**Retro Review: Sharp EL-506G**

**Essentials**

Company: Sharp

Type: Scientific

Year:
1992

Battery: LR44 x 2, back case is screwed in

Digits:
10

Memory
Registers: 7 (A, B, C, D, X, Y, M). M is
the independent register and is the only register available in all calculator
modes. Storage arithmetic commands M+
and M- are included.

Type
of Entry: Algebraic (called D.A.L. for
Direct Algebraic Logic by Sharp)

Thank
you for Bob Patton. I won this
calculator as one of the door prizes on last week’s HHC 2017 (a post will be
coming shortly).

I
am going to describe the features by the modes available on the calculator.

**Mode 0: Normal Mode**

This
is the normal mode where most of the mathematical operations are
available. Here you can convert integers
to and from decimal, binary, octal, and hexadecimal mode. The maximum binary number is 511 (2^9 – 1),
and binary numbers are 10 bits including a signed bit (leftmost). In binary, octal, and hexadecimal sub-modes,
the Boolean functions NOT, AND, OR, XOR, and XNOR are available.

It
is also in this mode where you can enter and work with fractions. Fraction parts are separated by a small
“r”. Unfortunately, you cannot convert
directly from decimal approximation to fractions.

A
wild thing about the algebraic operating system is the display. Most calculators will have you type the full
expression on one line and give the answer on the second. The EL-506G is however, one line. Yes, you still enter expressions as you would
write them but there is no way to go back and edit them. During calculation, the function name or
symbol will appear on the left hand the screen.
Multiplication is shown by *, and division is shown by /. Implied multiplication is allowed, indicated
by (*). It takes a little getting used
to.

On
the EL-506G, Implied Multiplication gets higher priority than multiplication
used by the multiply key [ x ]. So:

6
/ 2 ( 1 + 2 ) = returns 1

While

6
/ 2 * (1 + 2) = returns 9.

I
like how the percent key works on the EL-506G, allowing to chain multiple
calculations.

Conversions
and Constants

The
EL-506G has 32 constants and 32 conversions.
If you have an EL-506G and need a listing, please email me at ews31415@gmail.com.

**Mode 1: Complex Mode**

The
typical set of functions available for complex mode are present: arithmetic,
1/x, and x^2. The [a b/c] key is mapped
to i (√-1), while the [D°M’S] key is mapped to ∠.

Complex
mode has two sub-modes: rectangular and polar.
You can convert and change sub-modes by the use of the [→rθ] key. [→rθ] converts to polar, while the shifted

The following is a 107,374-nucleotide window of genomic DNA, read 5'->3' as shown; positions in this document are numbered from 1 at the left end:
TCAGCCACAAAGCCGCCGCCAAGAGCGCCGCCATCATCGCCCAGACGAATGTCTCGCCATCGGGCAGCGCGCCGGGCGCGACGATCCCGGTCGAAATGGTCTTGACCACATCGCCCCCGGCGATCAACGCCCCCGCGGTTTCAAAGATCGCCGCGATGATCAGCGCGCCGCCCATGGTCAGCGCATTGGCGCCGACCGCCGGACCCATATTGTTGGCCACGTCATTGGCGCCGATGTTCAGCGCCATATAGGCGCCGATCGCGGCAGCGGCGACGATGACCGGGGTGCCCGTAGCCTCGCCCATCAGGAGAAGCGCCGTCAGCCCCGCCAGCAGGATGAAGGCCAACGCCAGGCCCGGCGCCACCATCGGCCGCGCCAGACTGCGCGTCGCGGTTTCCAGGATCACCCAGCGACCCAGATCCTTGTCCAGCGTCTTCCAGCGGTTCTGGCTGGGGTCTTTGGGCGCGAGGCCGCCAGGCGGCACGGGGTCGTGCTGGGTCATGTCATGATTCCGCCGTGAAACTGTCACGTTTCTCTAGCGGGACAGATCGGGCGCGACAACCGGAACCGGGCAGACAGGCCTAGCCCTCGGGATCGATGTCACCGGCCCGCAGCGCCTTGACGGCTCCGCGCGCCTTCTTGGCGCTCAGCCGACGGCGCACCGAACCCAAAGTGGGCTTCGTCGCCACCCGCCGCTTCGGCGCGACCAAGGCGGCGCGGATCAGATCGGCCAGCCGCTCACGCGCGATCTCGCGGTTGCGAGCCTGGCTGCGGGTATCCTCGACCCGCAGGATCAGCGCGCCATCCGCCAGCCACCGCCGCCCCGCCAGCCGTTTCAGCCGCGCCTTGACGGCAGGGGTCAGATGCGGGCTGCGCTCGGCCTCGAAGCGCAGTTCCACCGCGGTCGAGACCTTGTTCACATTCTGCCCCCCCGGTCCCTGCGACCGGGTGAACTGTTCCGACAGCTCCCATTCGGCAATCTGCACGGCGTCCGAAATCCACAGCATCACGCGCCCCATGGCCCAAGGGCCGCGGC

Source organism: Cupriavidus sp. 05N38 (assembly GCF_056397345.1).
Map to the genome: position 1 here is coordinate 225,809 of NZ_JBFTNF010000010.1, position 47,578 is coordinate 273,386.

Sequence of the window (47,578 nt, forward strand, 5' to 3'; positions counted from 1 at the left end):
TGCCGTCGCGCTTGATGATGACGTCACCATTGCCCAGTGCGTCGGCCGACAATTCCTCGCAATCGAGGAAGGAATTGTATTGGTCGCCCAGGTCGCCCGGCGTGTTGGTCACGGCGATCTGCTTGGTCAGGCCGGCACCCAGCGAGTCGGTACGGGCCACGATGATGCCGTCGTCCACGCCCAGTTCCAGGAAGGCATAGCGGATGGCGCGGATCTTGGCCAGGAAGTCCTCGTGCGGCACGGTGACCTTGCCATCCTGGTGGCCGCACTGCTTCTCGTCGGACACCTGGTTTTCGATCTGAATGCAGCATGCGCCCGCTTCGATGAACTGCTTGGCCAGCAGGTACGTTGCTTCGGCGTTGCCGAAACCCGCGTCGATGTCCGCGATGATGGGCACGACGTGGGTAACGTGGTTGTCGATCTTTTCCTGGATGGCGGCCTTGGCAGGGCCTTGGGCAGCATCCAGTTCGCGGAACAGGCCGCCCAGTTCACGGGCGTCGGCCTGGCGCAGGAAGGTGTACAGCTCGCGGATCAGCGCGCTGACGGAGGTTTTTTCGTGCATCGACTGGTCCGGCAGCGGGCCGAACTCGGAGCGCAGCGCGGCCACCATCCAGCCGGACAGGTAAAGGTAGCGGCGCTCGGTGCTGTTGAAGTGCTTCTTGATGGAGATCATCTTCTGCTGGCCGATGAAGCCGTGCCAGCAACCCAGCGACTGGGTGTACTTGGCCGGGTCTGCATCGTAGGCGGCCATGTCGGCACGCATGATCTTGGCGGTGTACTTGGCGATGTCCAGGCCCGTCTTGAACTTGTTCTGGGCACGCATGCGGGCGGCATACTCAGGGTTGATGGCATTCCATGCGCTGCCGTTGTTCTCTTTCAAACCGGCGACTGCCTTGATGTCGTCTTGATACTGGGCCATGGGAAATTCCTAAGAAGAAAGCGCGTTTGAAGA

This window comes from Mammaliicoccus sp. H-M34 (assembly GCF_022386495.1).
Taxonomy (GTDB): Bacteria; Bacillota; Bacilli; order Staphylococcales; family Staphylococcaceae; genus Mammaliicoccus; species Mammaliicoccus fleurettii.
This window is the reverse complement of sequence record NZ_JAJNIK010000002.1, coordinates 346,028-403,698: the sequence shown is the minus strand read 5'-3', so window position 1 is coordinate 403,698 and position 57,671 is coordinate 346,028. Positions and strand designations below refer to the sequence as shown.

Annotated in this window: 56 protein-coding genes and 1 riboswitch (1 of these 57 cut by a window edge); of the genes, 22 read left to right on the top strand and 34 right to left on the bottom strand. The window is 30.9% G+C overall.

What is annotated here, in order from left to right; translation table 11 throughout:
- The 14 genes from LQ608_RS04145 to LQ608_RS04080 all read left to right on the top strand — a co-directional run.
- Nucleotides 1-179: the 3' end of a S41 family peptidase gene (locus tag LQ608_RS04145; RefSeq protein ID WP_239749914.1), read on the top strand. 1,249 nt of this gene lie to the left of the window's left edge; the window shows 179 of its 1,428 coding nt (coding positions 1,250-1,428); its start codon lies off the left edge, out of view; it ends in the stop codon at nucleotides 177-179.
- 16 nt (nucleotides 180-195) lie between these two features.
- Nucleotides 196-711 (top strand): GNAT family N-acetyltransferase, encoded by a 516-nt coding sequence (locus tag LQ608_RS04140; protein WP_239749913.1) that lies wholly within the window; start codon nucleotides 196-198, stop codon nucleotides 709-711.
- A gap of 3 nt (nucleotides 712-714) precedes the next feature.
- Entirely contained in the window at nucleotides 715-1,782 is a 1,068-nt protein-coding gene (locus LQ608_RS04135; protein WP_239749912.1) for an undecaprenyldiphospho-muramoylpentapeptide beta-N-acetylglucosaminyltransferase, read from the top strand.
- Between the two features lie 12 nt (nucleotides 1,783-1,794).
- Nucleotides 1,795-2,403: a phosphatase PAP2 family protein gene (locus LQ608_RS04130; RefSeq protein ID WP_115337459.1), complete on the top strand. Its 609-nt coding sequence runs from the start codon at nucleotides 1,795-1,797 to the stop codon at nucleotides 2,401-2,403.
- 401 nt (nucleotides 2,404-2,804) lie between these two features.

function ([2ndF] (→xy)) converts to rectangular.

**Mode 2: Simultaneous Equations – Linear Systems**

This
modes solves 2 x 2 or 3 x 3 systems. The
matrix is set up as follows:

Ax
= B where

A
= [ [a1, b1, c1] [a2, b2, c2] [a3, b3, c3] ], B = [ [ d1 ] [ d2 ] [ d3 ] ]

For
2 x 2 systems, set a3, b3, c1, c2, c3, and d3 all to zero.

For
each linear system solved, the determinant of A is also calculated.

**Mode 3: Statistics Mode**

When
entering statistics, you will be asked to choose a model:

0
(SD): 1 Variable Statistics

1
(a+bx): Linear Regression, y = a + bx

2
(…+cx^2): Quadratic Regression, y = a +
bx + cx^2

3
(e^x): Exponential Regression, y = a *
e^(bx)

4
(ln x): Logarithmic Regression, y = a +
b ln x

5
(a*x^b): Power Regression, y = a * x^b

6
(1/x): Inverse Regression, y = a + b/x

The
[ STO ] key is mapped to the comma to enter bivariate data.

The
[ M+ ] is for data entry.

The
[ 2ndF ] (M-) is to erase data.

**Keyboard**

The
keyboard feels quite nice, as the keys require a light touch. Everything is very responsive.

**Final Verdict**

The
only tick I have is that the lack of editing algebraic expressions, when you
only have one line to work with. Other
than that, this calculator is enjoyable to use.

Eddie

I
have two more retro reviews in the upcoming weeks: TI-35 Plus and Radio Shack EC 4000 (TI-57
clone). I also can’t wait to share with
you what went on during HHC 2017.

It
is a year off from next, but if you want to spend a weekend and have a massive
geek, calculator, and math fest all rolled into one, the HHC 2018 will be next
September. I have so much fun at these
conferences! Please bug me as new
information become available.

This
blog is property of Edward Shore, 2017.

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